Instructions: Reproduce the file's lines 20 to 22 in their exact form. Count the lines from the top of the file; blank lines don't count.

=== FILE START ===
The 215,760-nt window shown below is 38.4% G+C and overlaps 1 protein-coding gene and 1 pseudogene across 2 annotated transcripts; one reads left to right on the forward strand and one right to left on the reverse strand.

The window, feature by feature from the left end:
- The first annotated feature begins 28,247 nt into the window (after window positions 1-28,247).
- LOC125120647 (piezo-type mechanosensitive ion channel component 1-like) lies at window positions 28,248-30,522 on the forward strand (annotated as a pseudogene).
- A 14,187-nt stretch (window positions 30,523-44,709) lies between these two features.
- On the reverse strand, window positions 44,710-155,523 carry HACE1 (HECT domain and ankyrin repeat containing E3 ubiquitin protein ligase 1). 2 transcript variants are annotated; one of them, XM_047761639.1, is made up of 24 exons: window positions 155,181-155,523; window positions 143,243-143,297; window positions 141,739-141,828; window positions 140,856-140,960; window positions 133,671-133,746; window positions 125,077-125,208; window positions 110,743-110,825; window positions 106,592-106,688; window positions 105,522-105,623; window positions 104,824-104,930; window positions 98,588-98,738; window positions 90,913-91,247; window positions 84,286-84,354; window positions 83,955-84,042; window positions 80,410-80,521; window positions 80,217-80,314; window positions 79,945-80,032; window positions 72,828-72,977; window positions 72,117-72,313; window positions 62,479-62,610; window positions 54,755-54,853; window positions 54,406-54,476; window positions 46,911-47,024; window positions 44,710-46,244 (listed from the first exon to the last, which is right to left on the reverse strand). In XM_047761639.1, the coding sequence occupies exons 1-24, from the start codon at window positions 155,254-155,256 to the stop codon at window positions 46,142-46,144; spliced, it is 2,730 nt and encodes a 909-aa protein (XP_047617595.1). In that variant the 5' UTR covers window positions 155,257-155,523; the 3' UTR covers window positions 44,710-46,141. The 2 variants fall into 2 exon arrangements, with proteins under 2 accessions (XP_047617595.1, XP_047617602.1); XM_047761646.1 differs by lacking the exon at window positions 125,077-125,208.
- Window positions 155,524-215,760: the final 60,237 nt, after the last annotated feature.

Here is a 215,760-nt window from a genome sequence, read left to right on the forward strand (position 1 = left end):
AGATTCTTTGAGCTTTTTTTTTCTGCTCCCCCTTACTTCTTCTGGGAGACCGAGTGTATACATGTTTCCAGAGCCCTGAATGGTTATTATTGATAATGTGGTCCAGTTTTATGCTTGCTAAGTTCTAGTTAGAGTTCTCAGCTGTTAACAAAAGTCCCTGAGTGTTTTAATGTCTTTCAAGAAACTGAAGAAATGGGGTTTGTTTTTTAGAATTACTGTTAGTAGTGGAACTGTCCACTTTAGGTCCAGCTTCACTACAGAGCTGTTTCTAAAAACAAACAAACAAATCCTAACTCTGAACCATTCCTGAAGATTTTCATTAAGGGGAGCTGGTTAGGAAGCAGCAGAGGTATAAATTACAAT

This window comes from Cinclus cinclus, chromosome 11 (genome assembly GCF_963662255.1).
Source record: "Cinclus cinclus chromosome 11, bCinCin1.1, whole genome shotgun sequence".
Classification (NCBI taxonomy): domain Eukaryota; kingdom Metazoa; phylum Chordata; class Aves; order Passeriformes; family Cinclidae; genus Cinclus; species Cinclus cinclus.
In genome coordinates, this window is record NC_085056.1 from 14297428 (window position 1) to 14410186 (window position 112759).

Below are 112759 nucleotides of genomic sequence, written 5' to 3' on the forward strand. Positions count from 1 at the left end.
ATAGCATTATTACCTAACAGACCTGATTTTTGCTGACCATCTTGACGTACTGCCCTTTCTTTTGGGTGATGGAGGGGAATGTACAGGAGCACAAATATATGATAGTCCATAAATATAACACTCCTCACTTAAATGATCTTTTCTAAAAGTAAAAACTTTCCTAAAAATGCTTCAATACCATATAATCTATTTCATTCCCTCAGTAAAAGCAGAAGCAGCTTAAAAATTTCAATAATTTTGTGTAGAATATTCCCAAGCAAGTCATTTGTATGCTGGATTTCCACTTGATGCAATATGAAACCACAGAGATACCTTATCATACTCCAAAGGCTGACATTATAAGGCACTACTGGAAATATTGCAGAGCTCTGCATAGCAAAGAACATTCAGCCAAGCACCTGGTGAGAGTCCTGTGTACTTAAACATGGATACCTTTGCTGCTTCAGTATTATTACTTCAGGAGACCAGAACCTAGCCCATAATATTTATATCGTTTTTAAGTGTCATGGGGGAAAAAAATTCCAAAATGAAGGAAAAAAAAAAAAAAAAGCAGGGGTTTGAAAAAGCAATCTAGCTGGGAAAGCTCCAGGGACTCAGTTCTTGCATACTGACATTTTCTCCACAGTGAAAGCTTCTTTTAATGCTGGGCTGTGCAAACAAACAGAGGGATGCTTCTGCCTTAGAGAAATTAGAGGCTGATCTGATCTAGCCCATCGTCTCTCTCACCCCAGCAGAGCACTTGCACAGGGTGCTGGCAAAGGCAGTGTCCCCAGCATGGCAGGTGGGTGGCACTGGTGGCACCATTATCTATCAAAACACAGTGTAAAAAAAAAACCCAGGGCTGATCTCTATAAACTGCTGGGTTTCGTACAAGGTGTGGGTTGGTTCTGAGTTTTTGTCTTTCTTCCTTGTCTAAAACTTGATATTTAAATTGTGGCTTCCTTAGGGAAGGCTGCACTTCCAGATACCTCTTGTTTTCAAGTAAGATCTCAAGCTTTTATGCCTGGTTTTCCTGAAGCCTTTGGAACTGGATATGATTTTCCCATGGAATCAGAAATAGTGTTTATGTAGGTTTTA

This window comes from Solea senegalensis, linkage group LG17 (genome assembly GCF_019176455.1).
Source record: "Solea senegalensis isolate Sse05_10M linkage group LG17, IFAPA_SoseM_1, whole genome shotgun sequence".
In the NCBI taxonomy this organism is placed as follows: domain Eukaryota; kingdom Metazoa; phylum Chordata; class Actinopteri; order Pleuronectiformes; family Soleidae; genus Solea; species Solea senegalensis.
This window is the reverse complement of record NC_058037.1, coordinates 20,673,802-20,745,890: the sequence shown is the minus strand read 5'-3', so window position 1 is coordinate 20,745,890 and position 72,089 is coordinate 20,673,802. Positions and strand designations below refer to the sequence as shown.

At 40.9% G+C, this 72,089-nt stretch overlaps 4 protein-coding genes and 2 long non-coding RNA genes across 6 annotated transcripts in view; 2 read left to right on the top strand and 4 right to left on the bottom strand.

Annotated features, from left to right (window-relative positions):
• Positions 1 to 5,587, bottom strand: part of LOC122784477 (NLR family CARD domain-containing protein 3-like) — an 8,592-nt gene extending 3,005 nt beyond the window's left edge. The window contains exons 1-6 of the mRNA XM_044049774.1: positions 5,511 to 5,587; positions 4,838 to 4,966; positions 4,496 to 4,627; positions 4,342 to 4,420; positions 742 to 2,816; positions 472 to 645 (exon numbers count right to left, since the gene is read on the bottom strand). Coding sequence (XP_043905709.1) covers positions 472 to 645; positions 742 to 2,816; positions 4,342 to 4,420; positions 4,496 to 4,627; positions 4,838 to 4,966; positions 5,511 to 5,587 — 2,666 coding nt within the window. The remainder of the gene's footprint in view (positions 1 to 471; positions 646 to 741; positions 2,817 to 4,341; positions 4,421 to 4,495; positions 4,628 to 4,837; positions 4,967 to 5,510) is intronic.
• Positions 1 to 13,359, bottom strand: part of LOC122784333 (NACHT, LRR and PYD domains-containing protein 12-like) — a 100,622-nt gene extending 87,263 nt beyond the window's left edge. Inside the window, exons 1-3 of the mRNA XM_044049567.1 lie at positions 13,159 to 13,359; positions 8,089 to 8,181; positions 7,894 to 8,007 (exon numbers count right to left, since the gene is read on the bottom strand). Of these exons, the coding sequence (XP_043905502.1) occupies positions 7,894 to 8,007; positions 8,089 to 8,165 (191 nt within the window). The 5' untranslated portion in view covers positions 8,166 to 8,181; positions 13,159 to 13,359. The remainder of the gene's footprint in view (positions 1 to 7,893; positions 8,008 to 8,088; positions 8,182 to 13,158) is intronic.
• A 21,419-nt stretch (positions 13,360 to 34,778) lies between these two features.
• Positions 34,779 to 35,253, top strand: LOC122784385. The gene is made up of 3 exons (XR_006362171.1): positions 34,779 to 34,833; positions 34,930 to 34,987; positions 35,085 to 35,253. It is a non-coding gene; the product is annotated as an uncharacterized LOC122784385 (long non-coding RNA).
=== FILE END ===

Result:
At 40.9% G+C, this 72,089-nt stretch overlaps 4 protein-coding genes and 2 long non-coding RNA genes across 6 annotated transcripts in view; 2 read left to right on the top strand and 4 right to left on the bottom strand.

Annotated features, from left to right (window-relative positions):
• Positions 1 to 5,587, bottom strand: part of LOC122784477 (NLR family CARD domain-containing protein 3-like) — an 8,592-nt gene extending 3,005 nt beyond the window's left edge. The window contains exons 1-6 of the mRNA XM_044049774.1: positions 5,511 to 5,587; positions 4,838 to 4,966; positions 4,496 to 4,627; positions 4,342 to 4,420; positions 742 to 2,816; positions 472 to 645 (exon numbers count right to left, since the gene is read on the bottom strand). Coding sequence (XP_043905709.1) covers positions 472 to 645; positions 742 to 2,816; positions 4,342 to 4,420; positions 4,496 to 4,627; positions 4,838 to 4,966; positions 5,511 to 5,587 — 2,666 coding nt within the window. The remainder of the gene's footprint in view (positions 1 to 471; positions 646 to 741; positions 2,817 to 4,341; positions 4,421 to 4,495; positions 4,628 to 4,837; positions 4,967 to 5,510) is intronic.